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Chinamasa Unveils $5,1 Billion Budget, Proposes Revision of Feared Indigenization Law

Finance Minister Patrick Chinamasa.
Finance Minister Patrick Chinamasa.

Zimbabwe’s Finance Minister Patrick Chinamasa on Thursday presented a $5,1 billion national budget in parliament proposing to scrap some provisions of the country’s feared indigenization law in an effort to promote foreign direct investment.

The minister, who was reappointed by President Emmerson Mnangagwa to the finance portfolio after he was sacked by former president Robert Mugabe, said the government is also expected to sack at least 3,700 Zanu PF youth working for the government.

In his budget statement for the 2018 fiscal year, Chinamasa told parliament that government has introduced the Finance Bill designed to amend the Indigenisation and Empowerment Act.

He said the move is meant to reboot the nation’s comatose economy.

The regulations being crafted and set to be introduced in April 2018, are expected to still restrict ownership thresholds in the mining of diamonds and platinum.


“Accordingly, the proposed amendments will confine the 51/49 indigenisation threshold to only the two minerals, namely diamonds and platinum, in the extractive sector. The 51/49 threshold will not apply to the rest of the extractive sector, nor will it apply to the other sectors of the economy, which will be open to any investor regardless of nationality.”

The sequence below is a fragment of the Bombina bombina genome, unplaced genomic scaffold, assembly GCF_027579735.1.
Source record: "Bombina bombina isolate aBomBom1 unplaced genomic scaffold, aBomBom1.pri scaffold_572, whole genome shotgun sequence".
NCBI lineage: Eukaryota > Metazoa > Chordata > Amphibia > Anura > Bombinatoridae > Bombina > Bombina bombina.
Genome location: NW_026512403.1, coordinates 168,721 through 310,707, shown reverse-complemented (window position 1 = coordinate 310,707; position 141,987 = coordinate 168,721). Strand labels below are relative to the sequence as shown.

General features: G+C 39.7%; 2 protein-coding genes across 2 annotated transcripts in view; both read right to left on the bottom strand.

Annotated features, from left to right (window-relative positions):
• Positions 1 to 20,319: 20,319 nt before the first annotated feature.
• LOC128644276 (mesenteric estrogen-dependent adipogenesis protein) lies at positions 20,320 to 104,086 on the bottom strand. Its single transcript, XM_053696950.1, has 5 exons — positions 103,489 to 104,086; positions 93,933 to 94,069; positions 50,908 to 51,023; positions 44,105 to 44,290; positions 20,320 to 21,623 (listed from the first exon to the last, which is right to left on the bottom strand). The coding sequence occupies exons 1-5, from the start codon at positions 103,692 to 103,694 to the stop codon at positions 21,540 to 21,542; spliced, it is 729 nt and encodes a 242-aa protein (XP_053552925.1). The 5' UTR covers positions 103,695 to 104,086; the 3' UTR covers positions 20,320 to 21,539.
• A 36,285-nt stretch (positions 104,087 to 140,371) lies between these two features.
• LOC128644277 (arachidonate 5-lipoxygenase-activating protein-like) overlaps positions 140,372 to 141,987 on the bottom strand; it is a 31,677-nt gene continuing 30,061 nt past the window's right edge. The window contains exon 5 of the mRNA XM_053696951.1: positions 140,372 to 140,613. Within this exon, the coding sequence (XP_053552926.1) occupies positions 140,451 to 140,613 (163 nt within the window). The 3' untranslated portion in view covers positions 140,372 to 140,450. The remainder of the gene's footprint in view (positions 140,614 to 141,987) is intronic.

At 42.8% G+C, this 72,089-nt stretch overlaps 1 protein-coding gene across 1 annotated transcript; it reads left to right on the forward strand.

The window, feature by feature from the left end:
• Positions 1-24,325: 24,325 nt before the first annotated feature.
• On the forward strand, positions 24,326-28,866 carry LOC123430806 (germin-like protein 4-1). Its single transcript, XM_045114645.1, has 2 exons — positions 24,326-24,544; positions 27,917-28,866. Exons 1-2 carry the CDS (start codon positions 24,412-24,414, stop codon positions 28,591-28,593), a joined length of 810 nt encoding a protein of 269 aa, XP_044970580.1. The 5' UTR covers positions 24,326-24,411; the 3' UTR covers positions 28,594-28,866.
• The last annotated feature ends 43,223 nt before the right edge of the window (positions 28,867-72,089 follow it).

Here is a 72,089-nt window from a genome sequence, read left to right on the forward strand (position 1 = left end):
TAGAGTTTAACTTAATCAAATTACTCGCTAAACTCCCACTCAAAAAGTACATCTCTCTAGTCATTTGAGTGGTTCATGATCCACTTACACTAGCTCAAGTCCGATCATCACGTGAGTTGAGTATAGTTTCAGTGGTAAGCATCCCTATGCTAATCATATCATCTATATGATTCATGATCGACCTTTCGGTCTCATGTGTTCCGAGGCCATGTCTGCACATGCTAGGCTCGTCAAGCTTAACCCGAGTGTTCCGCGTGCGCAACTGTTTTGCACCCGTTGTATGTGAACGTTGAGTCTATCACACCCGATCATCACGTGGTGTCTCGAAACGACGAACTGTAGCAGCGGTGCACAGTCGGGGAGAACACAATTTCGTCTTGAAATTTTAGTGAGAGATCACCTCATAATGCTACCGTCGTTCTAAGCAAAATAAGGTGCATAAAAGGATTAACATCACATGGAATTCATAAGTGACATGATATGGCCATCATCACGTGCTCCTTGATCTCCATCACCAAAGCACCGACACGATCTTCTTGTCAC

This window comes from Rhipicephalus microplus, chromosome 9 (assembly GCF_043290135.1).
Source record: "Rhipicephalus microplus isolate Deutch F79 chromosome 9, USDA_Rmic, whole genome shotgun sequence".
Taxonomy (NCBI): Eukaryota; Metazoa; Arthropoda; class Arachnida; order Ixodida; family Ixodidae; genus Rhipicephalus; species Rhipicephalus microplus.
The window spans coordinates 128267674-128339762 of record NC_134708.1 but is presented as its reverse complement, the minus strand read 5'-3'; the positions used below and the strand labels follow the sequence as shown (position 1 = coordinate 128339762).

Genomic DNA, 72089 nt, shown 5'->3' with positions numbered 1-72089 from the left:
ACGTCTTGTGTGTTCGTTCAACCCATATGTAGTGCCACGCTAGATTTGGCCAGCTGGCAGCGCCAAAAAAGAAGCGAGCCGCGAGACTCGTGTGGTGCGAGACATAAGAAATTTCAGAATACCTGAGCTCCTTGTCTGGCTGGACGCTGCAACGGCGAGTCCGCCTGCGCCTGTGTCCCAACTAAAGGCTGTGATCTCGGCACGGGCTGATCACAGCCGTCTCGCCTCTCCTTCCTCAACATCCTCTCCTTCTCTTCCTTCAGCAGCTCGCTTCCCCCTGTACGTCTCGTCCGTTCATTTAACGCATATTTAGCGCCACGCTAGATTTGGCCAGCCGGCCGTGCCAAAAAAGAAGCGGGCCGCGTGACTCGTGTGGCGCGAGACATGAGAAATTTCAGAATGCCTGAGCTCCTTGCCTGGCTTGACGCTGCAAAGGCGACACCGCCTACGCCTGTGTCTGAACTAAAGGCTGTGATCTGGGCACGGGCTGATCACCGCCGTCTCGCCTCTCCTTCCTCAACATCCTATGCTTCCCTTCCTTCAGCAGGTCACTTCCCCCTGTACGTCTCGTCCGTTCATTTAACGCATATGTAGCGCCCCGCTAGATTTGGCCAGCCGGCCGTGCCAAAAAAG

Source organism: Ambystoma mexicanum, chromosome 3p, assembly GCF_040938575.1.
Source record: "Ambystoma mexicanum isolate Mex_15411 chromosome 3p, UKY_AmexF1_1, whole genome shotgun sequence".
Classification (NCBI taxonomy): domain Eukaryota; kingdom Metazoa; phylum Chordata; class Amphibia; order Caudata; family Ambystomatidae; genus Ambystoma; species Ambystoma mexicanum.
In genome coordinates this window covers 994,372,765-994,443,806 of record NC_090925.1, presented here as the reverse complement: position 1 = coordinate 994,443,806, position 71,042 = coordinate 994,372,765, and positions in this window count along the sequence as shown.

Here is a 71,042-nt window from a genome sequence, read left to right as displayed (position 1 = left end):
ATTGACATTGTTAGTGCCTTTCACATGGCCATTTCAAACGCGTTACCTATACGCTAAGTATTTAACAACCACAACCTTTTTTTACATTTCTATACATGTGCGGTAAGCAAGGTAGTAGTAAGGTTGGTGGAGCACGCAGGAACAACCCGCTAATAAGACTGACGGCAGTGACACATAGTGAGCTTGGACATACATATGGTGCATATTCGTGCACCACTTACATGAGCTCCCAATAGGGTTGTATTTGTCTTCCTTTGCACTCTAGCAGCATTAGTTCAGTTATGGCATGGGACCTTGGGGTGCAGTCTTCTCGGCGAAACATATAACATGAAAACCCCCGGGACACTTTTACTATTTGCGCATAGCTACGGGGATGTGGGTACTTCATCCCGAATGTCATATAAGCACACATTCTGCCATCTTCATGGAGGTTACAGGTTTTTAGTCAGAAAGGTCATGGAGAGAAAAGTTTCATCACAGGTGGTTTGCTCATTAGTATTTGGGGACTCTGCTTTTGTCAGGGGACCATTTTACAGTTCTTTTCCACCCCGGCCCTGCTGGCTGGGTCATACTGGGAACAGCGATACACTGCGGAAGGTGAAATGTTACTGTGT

Many foreign investors have over the years expressed concern over the indigenization law, saying it did not protect their investments in Zimbabwe.

He said there will be a reserved sector for Zimbabweans. “The Reserved sector is only for Zimbabwean citizens, and for non-Zimbabweans, entry into the Reserved sector will only be by special dispensation granted by Government, if the proposed business creates employment, affords the opportunity for the transfers of skills and technology for the benefit of the people of Zimbabwe, promotes the creation of sustainable value chains and meets the prescribed socially and economically desirable objectives.”